# Michael Spivak in “Calculus” asserts that $\sqrt2$ cannot be proven to exist, and that such a proof is impossible. What does he mean by “exist”?

Michael Spivak in "Calculus" asserts that $\sqrt2$ cannot be proven to exist, and that such a proof is impossible. What does he mean by "exist"? How are you to prove that any number "exists"? Why can't we define $\sqrt2$ as a number that fits under some arbitrary definition of existence, while asserting that its most concise expression is with a functional root?

I'm sorry if these questions seem a bit sophomoric; in some ways it resembles an 8 year old repeatedly asking "why". But given that his prose is very concise and technical, his usage of "exist" was out of the ordinary.

(I used two tags representing the book's field of study; and one representing the actual relevant tag.)

edit

Oh, I'm sorry. I misquoted. My question still stands, though; how has he defined existence such that $\sqrt2$ might possible not be within it.

Direct quote: "We have not proved that any such number exists..." in reference to $\sqrt2$.

• Where in the book, exactly? – lhf Jun 10 '12 at 18:53
• Page 26 in the Prologue. – whoops Jun 10 '12 at 18:55
• I don't think Spivak says anything like that. What I read in his wonderful book is that "at present a proof [of its existence] is impossible for us...unless you can give an exact quote (with the page number, say) where he says otherwise. – DonAntonio Jun 10 '12 at 18:56
• Oh, I'm sorry. I misquoted. My question still stands, though; how has he defined existence such that $\sqrt2$ might possible not be within it. Let me edit the original post. – whoops Jun 10 '12 at 18:57
• Exactly: in page 26 Spivaks does not say that, but only that at that moment the square root of 2 can't be proved to exist (in some sense). – DonAntonio Jun 10 '12 at 18:58

## 6 Answers

The point Spivak is making is that the properties of numbers that have been studied till that point in the book are not enough to prove that there is a number whose square is 2. This follows from the proof that no rational number will do for this task. Since the rational numbers satisfy all properties till that point, it is clear that some other property is needed (and that the rationals cannot have this property). That property is completeness and is a what characterizes real numbers. Using completeness, one can and does prove that there is a positive number whose square is 2; we call it $\sqrt2$.

Spivak's point is: one can't prove that $\rm\:x^2\!-\!2\:$ has a root in $\rm\:\mathbb R\:$ using only the axioms $\rm\: P1\!-\!P12,\:$ i.e. axioms for an ordered field, since he has just proved that it has no root in the ordered field $\rm\mathbb Q.\:$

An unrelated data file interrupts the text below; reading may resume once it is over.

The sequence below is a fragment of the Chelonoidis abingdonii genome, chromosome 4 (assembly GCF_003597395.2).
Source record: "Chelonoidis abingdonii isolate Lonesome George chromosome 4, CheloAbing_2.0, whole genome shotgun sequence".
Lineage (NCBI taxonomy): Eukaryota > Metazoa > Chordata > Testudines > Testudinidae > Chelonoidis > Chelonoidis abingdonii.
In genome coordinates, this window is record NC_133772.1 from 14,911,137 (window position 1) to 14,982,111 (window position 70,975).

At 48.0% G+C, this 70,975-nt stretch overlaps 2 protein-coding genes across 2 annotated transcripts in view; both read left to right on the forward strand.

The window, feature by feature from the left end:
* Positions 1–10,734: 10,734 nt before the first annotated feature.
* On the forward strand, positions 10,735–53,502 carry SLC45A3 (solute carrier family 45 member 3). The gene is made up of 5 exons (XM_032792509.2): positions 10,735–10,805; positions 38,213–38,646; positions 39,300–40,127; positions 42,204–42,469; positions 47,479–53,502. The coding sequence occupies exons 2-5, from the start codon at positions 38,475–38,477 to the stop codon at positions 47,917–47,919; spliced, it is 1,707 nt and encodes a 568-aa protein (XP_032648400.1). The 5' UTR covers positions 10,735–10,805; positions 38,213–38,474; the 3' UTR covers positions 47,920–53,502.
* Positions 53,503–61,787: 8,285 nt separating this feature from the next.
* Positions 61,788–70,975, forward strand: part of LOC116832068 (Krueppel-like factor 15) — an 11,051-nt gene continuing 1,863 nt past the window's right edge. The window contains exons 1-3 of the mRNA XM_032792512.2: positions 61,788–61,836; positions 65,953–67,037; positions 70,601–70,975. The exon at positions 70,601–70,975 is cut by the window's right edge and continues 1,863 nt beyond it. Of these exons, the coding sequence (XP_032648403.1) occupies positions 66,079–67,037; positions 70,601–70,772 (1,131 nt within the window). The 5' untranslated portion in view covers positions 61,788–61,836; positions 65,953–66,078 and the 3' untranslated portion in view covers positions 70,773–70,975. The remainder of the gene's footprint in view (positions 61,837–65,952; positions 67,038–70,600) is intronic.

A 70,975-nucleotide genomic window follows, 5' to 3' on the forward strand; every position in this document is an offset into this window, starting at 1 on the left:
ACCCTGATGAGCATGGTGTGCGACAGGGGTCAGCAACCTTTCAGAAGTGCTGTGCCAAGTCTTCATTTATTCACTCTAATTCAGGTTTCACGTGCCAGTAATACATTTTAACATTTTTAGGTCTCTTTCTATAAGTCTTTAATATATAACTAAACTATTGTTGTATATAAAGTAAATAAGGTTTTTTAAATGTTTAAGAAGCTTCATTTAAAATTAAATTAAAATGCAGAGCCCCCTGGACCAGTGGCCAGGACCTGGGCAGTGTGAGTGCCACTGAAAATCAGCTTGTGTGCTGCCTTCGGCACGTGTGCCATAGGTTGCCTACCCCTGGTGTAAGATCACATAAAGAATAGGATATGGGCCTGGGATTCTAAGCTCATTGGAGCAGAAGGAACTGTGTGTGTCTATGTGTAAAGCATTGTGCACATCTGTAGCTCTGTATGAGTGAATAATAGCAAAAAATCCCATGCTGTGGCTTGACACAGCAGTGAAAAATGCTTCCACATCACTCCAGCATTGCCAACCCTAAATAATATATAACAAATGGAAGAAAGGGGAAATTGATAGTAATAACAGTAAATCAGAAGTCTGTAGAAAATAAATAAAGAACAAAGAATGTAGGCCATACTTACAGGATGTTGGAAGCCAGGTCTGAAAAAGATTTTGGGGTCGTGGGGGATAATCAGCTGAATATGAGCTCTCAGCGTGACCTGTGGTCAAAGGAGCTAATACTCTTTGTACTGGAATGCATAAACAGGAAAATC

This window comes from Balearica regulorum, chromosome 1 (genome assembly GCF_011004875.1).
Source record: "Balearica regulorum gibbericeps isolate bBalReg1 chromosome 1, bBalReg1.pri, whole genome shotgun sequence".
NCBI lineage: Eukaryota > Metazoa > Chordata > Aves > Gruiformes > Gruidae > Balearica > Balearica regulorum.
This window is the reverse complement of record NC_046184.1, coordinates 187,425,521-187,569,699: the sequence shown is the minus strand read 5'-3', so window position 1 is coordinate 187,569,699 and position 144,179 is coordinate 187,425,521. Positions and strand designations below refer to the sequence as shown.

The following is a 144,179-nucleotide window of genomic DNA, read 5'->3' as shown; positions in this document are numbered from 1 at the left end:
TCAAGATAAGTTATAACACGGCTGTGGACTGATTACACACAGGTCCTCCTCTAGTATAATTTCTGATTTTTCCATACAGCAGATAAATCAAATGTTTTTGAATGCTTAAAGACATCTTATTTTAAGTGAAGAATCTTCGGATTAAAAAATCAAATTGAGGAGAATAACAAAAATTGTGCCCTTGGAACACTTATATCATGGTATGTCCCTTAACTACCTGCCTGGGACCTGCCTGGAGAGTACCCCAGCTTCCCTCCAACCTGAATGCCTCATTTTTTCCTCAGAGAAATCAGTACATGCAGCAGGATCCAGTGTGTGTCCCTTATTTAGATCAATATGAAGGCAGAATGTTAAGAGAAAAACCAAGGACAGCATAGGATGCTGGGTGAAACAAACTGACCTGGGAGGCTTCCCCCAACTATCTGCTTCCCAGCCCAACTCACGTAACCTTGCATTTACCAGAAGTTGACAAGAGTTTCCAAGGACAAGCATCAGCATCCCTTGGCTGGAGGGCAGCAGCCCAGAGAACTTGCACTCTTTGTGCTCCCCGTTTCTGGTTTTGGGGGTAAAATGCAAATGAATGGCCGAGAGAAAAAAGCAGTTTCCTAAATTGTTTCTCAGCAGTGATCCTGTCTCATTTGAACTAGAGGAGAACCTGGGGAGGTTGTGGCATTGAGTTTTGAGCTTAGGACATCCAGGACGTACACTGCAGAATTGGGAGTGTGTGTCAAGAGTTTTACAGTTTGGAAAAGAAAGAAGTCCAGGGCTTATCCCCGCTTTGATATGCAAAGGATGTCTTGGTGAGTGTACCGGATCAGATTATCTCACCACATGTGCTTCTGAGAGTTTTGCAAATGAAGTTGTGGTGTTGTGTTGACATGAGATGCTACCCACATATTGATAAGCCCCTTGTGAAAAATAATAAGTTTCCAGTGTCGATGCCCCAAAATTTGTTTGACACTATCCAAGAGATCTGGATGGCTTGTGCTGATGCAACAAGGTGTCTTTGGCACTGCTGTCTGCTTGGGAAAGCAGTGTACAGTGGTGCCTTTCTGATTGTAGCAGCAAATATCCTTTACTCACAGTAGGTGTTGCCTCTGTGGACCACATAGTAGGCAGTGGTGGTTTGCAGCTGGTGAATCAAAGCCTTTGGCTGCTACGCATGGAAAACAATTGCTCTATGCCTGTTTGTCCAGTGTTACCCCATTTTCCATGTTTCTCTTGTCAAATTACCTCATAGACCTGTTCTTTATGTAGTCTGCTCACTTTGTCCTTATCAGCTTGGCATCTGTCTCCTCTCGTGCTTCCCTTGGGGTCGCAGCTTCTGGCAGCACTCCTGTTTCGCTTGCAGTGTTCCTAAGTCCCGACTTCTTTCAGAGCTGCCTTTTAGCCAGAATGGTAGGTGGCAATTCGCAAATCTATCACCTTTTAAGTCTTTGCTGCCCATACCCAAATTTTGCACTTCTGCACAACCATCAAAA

Spivak says that $\,\sqrt{2}\,$ exists means that there's a real number $\,x\,\,s.t.\,\,x^2=2\,$ , and this cannot be proved with the knowledge assumed in page 26 of his book.

• So "exist" essentially refers to any proposition that can be made following from the 12 assumed propositions. Got it. – whoops Jun 10 '12 at 19:03
• @whoops: No, the point is not whether it exists or not, but whether it can be proved to exist. Those are two very different things, and you're doing yourself and the discussion a disservice by continuing to pretend that the author is saying "does not exist" when all he actually says is "cannot be proved to exist". – Henning Makholm Jun 10 '12 at 23:03

The construction of the irrational numbers can be undertaken in several ways. You can think of them as the "completion" of the rational numbers in the sense that after you add them to the mix, every Cauchy sequence will be convergent. You can also construct the irrational numbers through Dedekind cuts. If I remember well, this is done towards the end of the book.

Actually upto that point, Least upper bound property was no known. And it is impossible to prove(existence of roots) without using least upper bound property. Read chapter $7$ from the same book, its explained well in the end

I believe that the existence of √2 was proven in 300 B.C. give or take.

Just draw a right triangle, with the sides being exactly 1 unit in length, then the hypotenuse of the triangle - using the Pythagorean theorem - will be √2 in length.

I fully concede that I probably missed that whole point of this conversation, but that's how you prove the existence of √2 anyway :)

• In the context of the real numbers, $\sqrt 2$ can be proved to exist using the least upper bound property: $\sqrt 2=\sup\{t:t^2<2\}$. – Jonas Meyer Jul 1 '12 at 10:06